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 2007 Research Seminars and Colloquia


Aboriginal Environments Research Colloquium

1 March 2007

Speaker 1:
Cameo Dalley
(PhD candidate)
“Social lnscription and the Development of Identity in a Dynamic Environment, Wellesley Islands, Gulf of Carpentaria”

The Lardil, Kaiadilt and Yangkaal Aboriginal people of the Wellesley Islands in the Gulf of Carpentaria are connected to their dynamic island landscapes through processes of social inscription. These processes have both physical and non-physical dimensions, and are reflective of the groups’ individual and collective notions of cultural identity. In this paper I will draw on two case studies - fluctuating sea levels during the late Holocene and a major flood during the late 1800s - to explore the ways in which major climatic events are incorporated into Lardil, Kaiadilt and Yangkaal cosmologies through social inscription. This presentation will fulfil the function of my Research Seminar under the School of Geography, Planning and Architecture Ph.D. Confirmation of Candidacy Process.

Speaker 2:
James Davidson
(PhD candidate)
"The Configuration of a Cross-Cultural Theory of 'Architecture' - Exploring the Treatise"

The aim of this paper is to explore how a theoretical framework of ‘architecture’ might be configured, which would serve as a cross-cultural tool to understanding the nature of constructed and composed environments used as human habitats across all cultural contexts. A corollary of this question is why the Western concept of ‘architecture’ has so far not achieved such a unifying position, at times excluding non-Western and Indigenous building traditions?  Contemplation on the qualities and properties of people’s architectures and building traditions, requires that our attention, as well as our sample of data, address all human landscapes, in all historic periods. Such a construct of architecture cannot be dominated by period aesthetics or popular Eurocentric philosophies, but must be useful for both theoretical and practical application to all human settlements.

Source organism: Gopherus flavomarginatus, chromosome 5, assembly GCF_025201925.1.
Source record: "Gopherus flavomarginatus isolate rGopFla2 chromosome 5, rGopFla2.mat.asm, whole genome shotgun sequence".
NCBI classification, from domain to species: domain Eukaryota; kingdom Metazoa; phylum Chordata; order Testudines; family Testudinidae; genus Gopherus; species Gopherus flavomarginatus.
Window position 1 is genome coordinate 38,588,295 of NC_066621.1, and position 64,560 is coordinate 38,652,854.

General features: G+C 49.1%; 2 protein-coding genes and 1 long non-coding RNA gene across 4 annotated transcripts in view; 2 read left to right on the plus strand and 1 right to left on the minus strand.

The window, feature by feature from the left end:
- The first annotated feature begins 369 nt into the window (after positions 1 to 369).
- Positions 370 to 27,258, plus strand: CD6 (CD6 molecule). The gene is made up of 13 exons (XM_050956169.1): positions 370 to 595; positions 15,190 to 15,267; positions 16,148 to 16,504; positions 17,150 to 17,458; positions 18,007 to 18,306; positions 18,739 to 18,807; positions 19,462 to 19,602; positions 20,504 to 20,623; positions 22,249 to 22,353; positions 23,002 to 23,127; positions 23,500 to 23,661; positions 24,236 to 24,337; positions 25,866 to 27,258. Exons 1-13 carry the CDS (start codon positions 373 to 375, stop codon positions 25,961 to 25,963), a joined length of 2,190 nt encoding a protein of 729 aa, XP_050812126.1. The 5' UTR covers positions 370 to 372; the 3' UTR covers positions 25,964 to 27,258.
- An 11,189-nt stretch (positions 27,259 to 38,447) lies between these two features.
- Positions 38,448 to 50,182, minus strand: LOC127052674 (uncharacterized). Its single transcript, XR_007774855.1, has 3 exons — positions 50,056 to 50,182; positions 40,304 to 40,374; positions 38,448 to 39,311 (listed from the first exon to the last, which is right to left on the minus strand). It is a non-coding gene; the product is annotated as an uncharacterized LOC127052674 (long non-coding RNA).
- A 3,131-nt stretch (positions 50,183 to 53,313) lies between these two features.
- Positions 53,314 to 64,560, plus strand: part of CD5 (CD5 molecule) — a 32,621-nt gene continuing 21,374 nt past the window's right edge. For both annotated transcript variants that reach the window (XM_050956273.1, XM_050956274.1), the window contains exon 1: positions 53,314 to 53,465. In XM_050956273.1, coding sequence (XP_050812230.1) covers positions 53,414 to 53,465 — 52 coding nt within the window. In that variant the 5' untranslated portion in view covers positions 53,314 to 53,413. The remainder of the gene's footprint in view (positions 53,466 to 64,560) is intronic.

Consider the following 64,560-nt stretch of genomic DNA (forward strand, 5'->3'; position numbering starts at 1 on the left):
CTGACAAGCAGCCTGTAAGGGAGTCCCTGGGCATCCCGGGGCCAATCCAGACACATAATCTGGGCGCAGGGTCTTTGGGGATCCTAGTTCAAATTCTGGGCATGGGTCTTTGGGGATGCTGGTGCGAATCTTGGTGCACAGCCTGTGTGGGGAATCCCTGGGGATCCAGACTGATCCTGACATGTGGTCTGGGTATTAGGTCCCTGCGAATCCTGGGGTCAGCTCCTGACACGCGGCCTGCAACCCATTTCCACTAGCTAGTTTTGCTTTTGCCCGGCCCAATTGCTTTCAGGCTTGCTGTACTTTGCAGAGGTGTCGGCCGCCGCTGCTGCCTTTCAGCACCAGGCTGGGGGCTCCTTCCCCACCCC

4 April 2007

Speaker 1:
Kelly Greenop
(PhD candidate)
“Theoretical and Methdological underpinnings of Research into Aboriginal Places in Urban Brisbane”

Kelly will outline some of the theoretical and methodological approaches to be used in forthcoming fieldwork and the larger PhD project. Rather than outlining the research plan of the entire PhD (which will be available as a written paper), the aim of the seminar is to explore the theories and methods associated with decolonisation and reflexivity, and apply these to examples based on literature and archival research. The use of these theoretical positions and methodologies will also be discussed in terms of future research and fieldwork.

Speaker 2:
Daniel Rosendahl
(PhD candidate)
“Settlement and Occupation of the Wellesley Islands, southern Gulf of Carpentaria, Australia”

The Wellesley Islands, southern Gulf of Carpentaria, Australia, are a culturally diverse landscape representing some 15 islands and may play a central role in understanding early Aboriginal lifeways in Australia. A study of the Wellesley Islands has the potential to contribute to our ideas about the colonisation of Australia and the adaptive capabilities of modern humans to large-scale environmental changes. My research will draw on anthropological, linguistic, ethnohistorical, genetic and geomorphological research and will particularly build on the limited archaeological data of the region. The Wellesley Islands have undergone four centuries of observations and research, with ethnographic records from early researchers such as W.E. Roth and Norman B. Tindale and observations from Mathew Flinders all accompanied by extensive local oral histories of the Yangkaal, Kaiadilt and Lardil. The Wellesley Islands provide a pivotal case study in furthering our knowledge of Australian prehistory.